I don't know, it actually seems to raise more questions, for me :-)
I find it difficult to imagine how a "broach" that dipped the boom - presumably vanged or prevented to the rail, perhaps? - would alone cause the failure of the hull to deck joint on a boat like a Union 36...
It is - to me - a riddle.
Even if the boom was vanged or prevented to the toe rail how does that damage the hull to deck joint?
If the connection was though-bolted I don't see how it could damage the joint...perhaps rip out/break the fasteners with some limited hole damage. Through-bolting provides a clamping force to the joint. Was the stress such that the torque caused the hull side or decking to splinter?
If the connection was not through-bolted why did the hull to deck joint get damaged before the fasteners rip out?
Why didn't the boom bend/boom connection fail/sail rip or the loaded shrouds give before hull damage occurred?
Was the damaged location accessible and carefully evaluated? What damage control efforts were used (plug/putty/tape etc) and were they successful or partially successful?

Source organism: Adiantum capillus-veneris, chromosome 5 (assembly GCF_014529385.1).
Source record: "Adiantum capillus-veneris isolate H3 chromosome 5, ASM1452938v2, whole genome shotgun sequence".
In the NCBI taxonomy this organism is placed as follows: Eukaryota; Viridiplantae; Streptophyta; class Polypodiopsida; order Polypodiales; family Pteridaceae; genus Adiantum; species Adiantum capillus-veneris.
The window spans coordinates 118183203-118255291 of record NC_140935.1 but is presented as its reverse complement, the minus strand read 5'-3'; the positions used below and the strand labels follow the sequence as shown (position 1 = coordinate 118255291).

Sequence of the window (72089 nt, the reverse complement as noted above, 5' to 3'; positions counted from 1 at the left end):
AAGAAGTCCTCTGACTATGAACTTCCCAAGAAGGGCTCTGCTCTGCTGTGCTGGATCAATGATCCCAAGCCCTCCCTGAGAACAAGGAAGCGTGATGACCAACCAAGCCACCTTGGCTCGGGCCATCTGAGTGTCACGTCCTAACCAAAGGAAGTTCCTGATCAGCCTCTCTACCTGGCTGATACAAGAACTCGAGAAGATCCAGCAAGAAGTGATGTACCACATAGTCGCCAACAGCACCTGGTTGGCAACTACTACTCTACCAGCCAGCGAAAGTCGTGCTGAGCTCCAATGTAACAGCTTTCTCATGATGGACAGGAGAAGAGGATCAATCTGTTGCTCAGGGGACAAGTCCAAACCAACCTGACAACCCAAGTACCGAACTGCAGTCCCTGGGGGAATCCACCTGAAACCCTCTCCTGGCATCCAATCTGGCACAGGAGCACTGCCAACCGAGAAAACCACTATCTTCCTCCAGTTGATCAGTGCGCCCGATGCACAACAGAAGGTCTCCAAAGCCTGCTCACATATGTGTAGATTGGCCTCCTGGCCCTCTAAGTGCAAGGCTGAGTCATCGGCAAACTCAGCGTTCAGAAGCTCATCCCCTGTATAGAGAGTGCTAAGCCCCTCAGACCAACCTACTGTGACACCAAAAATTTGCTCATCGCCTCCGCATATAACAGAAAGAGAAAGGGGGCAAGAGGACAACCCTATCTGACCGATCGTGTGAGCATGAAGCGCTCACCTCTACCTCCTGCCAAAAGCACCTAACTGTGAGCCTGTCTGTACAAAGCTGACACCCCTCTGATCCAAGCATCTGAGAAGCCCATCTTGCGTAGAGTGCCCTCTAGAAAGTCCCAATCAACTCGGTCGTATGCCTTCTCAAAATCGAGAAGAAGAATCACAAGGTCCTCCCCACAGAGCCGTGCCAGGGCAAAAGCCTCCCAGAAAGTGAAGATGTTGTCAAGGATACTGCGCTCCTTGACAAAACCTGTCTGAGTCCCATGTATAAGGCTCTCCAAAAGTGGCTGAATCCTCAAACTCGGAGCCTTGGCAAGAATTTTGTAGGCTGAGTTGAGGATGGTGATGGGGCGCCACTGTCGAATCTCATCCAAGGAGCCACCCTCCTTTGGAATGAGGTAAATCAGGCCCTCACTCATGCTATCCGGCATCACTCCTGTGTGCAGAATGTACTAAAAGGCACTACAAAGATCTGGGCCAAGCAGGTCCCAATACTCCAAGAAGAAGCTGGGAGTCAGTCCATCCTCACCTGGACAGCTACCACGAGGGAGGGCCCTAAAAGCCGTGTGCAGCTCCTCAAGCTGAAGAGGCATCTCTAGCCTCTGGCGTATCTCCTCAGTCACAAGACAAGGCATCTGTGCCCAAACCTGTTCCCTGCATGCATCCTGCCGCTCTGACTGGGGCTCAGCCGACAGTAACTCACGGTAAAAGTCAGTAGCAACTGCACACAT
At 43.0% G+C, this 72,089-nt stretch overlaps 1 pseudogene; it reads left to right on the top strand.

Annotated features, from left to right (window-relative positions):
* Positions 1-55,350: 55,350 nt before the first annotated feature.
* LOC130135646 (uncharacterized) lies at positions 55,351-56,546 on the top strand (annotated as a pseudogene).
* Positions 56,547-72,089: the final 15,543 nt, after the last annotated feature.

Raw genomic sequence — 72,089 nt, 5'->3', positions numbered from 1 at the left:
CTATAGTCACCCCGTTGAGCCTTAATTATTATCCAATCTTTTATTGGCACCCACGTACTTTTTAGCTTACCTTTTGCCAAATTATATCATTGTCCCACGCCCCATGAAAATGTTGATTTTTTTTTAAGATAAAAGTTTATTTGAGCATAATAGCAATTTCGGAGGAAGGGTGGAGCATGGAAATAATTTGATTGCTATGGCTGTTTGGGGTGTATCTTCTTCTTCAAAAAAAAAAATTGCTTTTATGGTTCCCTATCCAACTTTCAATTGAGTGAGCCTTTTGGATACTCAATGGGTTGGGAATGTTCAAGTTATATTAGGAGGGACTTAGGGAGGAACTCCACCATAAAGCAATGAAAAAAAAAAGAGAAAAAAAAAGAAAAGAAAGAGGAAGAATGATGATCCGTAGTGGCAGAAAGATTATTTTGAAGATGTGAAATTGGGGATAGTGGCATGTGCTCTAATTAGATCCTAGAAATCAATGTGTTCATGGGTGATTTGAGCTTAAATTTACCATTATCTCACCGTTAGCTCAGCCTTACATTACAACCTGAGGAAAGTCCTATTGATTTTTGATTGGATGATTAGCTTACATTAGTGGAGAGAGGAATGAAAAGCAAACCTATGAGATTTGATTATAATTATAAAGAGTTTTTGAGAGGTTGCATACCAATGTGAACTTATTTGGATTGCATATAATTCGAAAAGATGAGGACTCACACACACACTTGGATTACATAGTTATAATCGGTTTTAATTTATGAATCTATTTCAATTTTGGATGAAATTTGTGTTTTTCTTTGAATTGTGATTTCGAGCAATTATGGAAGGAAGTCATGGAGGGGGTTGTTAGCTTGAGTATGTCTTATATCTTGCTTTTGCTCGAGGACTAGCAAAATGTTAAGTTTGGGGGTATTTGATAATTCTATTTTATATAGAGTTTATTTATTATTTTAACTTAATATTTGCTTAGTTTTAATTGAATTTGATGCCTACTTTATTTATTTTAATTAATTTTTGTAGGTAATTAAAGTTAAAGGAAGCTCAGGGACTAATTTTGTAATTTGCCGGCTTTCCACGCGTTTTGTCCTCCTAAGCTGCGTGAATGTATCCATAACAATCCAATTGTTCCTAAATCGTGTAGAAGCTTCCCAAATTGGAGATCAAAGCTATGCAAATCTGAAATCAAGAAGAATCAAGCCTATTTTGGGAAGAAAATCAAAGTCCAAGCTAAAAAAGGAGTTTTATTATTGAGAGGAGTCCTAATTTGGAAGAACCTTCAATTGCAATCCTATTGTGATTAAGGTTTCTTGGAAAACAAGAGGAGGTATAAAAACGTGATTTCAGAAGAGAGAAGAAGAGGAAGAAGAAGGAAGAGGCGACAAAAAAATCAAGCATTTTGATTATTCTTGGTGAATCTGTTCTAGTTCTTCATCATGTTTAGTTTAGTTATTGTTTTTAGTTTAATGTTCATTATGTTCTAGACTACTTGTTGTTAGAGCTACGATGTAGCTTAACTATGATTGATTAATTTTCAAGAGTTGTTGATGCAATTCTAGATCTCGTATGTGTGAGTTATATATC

Once the vang/preventer tore out what kept the boom from hitting the shrouds and damaging the rigging? What actions did Eric take and how successful does he think they were?
Finally - in retrospect - what should have been done differently? What changes would be recommended to avoid a similar event...In setup? In design? In seamanship or watchstandng? In damage control?
Perhaps there are no lessons to be learned...but I doubt it. Every "event" has reasons for its occurrence.
Often the lessons can only be winnowed out by "detached" study of the facts. If the facts aren't available such study can't happen and the lessons are lost.
Perhaps I am wrong but maybe this is Jon's point. And I think it's a good one.